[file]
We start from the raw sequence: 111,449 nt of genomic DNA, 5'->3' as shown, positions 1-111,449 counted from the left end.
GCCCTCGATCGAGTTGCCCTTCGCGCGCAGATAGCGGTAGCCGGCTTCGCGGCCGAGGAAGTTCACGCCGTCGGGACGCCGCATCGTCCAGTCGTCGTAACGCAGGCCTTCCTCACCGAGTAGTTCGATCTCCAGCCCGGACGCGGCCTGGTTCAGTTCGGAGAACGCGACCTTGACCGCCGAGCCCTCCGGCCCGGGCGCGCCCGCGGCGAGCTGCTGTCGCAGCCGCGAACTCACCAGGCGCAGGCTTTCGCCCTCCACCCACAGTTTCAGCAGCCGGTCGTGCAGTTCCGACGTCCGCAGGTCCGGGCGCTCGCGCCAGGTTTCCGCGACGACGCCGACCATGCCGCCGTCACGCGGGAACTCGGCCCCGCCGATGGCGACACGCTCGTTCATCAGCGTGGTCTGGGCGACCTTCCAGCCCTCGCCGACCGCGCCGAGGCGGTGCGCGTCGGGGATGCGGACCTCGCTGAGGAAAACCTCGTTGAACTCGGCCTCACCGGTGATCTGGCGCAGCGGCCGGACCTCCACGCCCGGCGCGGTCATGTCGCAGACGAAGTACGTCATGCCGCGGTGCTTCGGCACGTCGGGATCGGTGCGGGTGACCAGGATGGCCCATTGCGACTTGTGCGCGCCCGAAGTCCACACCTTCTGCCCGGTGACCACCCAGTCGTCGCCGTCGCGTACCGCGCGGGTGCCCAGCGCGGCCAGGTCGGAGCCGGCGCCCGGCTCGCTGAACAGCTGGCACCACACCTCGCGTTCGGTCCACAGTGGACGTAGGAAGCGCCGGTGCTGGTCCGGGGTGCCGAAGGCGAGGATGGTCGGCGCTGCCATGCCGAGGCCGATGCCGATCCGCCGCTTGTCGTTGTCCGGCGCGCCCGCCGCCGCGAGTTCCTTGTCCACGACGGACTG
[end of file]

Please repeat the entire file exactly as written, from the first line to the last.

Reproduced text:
We start from the raw sequence: 111,449 nt of genomic DNA, 5'->3' as shown, positions 1-111,449 counted from the left end.
GCCCTCGATCGAGTTGCCCTTCGCGCGCAGATAGCGGTAGCCGGCTTCGCGGCCGAGGAAGTTCACGCCGTCGGGACGCCGCATCGTCCAGTCGTCGTAACGCAGGCCTTCCTCACCGAGTAGTTCGATCTCCAGCCCGGACGCGGCCTGGTTCAGTTCGGAGAACGCGACCTTGACCGCCGAGCCCTCCGGCCCGGGCGCGCCCGCGGCGAGCTGCTGTCGCAGCCGCGAACTCACCAGGCGCAGGCTTTCGCCCTCCACCCACAGTTTCAGCAGCCGGTCGTGCAGTTCCGACGTCCGCAGGTCCGGGCGCTCGCGCCAGGTTTCCGCGACGACGCCGACCATGCCGCCGTCACGCGGGAACTCGGCCCCGCCGATGGCGACACGCTCGTTCATCAGCGTGGTCTGGGCGACCTTCCAGCCCTCGCCGACCGCGCCGAGGCGGTGCGCGTCGGGGATGCGGACCTCGCTGAGGAAAACCTCGTTGAACTCGGCCTCACCGGTGATCTGGCGCAGCGGCCGGACCTCCACGCCCGGCGCGGTCATGTCGCAGACGAAGTACGTCATGCCGCGGTGCTTCGGCACGTCGGGATCGGTGCGGGTGACCAGGATGGCCCATTGCGACTTGTGCGCGCCCGAAGTCCACACCTTCTGCCCGGTGACCACCCAGTCGTCGCCGTCGCGTACCGCGCGGGTGCCCAGCGCGGCCAGGTCGGAGCCGGCGCCCGGCTCGCTGAACAGCTGGCACCACACCTCGCGTTCGGTCCACAGTGGACGTAGGAAGCGCCGGTGCTGGTCCGGGGTGCCGAAGGCGAGGATGGTCGGCGCTGCCATGCCGAGGCCGATGCCGATCCGCCGCTTGTCGTTGTCCGGCGCGCCCGCCGCCGCGAGTTCCTTGTCCACGACGGACTG